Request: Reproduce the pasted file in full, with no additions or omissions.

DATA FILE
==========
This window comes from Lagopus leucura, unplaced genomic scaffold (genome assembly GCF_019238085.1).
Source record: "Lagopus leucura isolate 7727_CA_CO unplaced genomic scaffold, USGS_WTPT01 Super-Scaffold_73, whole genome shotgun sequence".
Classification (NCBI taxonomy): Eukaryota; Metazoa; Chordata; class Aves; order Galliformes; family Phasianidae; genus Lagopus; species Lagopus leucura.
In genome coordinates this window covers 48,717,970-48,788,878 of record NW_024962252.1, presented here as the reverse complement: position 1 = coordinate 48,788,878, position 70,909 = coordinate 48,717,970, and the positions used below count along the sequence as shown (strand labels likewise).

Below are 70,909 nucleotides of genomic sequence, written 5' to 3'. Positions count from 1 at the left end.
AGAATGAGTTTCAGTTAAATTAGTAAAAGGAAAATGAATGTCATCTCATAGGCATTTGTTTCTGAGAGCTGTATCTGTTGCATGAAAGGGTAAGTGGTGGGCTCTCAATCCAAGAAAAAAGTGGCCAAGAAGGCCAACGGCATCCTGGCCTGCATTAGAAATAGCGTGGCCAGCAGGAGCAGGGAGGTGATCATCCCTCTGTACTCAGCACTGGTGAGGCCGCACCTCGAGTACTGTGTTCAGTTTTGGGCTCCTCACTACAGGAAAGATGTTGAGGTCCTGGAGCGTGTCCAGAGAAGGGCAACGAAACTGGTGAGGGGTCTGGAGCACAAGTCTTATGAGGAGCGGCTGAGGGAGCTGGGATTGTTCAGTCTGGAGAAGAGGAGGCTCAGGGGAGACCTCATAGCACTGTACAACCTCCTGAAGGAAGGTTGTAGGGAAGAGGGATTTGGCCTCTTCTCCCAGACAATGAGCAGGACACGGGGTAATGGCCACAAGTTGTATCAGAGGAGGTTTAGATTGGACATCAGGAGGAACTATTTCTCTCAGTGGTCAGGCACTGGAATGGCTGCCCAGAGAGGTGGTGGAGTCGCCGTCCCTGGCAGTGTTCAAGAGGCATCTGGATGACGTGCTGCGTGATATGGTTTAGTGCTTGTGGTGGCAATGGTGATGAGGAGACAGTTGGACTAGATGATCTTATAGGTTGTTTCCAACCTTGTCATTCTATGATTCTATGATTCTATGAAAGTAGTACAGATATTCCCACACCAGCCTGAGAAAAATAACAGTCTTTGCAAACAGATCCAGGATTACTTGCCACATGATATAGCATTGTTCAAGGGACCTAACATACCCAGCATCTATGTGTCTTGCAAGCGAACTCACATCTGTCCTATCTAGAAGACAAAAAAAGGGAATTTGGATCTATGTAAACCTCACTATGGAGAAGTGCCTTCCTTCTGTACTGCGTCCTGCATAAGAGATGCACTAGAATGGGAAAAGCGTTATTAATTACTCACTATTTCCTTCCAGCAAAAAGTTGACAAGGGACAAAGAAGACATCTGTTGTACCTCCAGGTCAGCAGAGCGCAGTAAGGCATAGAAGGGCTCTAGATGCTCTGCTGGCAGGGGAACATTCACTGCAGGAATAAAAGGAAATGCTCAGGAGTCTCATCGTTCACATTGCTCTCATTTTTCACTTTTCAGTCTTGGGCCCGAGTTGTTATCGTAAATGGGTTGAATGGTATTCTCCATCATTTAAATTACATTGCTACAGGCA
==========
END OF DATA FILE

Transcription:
This window comes from Lagopus leucura, unplaced genomic scaffold (genome assembly GCF_019238085.1).
Source record: "Lagopus leucura isolate 7727_CA_CO unplaced genomic scaffold, USGS_WTPT01 Super-Scaffold_73, whole genome shotgun sequence".
Classification (NCBI taxonomy): Eukaryota; Metazoa; Chordata; class Aves; order Galliformes; family Phasianidae; genus Lagopus; species Lagopus leucura.
In genome coordinates this window covers 48,717,970-48,788,878 of record NW_024962252.1, presented here as the reverse complement: position 1 = coordinate 48,788,878, position 70,909 = coordinate 48,717,970, and the positions used below count along the sequence as shown (strand labels likewise).

Below are 70,909 nucleotides of genomic sequence, written 5' to 3'. Positions count from 1 at the left end.
AGAATGAGTTTCAGTTAAATTAGTAAAAGGAAAATGAATGTCATCTCATAGGCATTTGTTTCTGAGAGCTGTATCTGTTGCATGAAAGGGTAAGTGGTGGGCTCTCAATCCAAGAAAAAAGTGGCCAAGAAGGCCAACGGCATCCTGGCCTGCATTAGAAATAGCGTGGCCAGCAGGAGCAGGGAGGTGATCATCCCTCTGTACTCAGCACTGGTGAGGCCGCACCTCGAGTACTGTGTTCAGTTTTGGGCTCCTCACTACAGGAAAGATGTTGAGGTCCTGGAGCGTGTCCAGAGAAGGGCAACGAAACTGGTGAGGGGTCTGGAGCACAAGTCTTATGAGGAGCGGCTGAGGGAGCTGGGATTGTTCAGTCTGGAGAAGAGGAGGCTCAGGGGAGACCTCATAGCACTGTACAACCTCCTGAAGGAAGGTTGTAGGGAAGAGGGATTTGGCCTCTTCTCCCAGACAATGAGCAGGACACGGGGTAATGGCCACAAGTTGTATCAGAGGAGGTTTAGATTGGACATCAGGAGGAACTATTTCTCTCAGTGGTCAGGCACTGGAATGGCTGCCCAGAGAGGTGGTGGAGTCGCCGTCCCTGGCAGTGTTCAAGAGGCATCTGGATGACGTGCTGCGTGATATGGTTTAGTGCTTGTGGTGGCAATGGTGATGAGGAGACAGTTGGACTAGATGATCTTATAGGTTGTTTCCAACCTTGTCATTCTATGATTCTATGATTCTATGAAAGTAGTACAGATATTCCCACACCAGCCTGAGAAAAATAACAGTCTTTGCAAACAGATCCAGGATTACTTGCCACATGATATAGCATTGTTCAAGGGACCTAACATACCCAGCATCTATGTGTCTTGCAAGCGAACTCACATCTGTCCTATCTAGAAGACAAAAAAAGGGAATTTGGATCTATGTAAACCTCACTATGGAGAAGTGCCTTCCTTCTGTACTGCGTCCTGCATAAGAGATGCACTAGAATGGGAAAAGCGTTATTAATTACTCACTATTTCCTTCCAGCAAAAAGTTGACAAGGGACAAAGAAGACATCTGTTGTACCTCCAGGTCAGCAGAGCGCAGTAAGGCATAGAAGGGCTCTAGATGCTCTGCTGGCAGGGGAACATTCACTGCAGGAATAAAAGGAAATGCTCAGGAGTCTCATCGTTCACATTGCTCTCATTTTTCACTTTTCAGTCTTGGGCCCGAGTTGTTATCGTAAATGGGTTGAATGGTATTCTCCATCATTTAAATTACATTGCTACAGGCA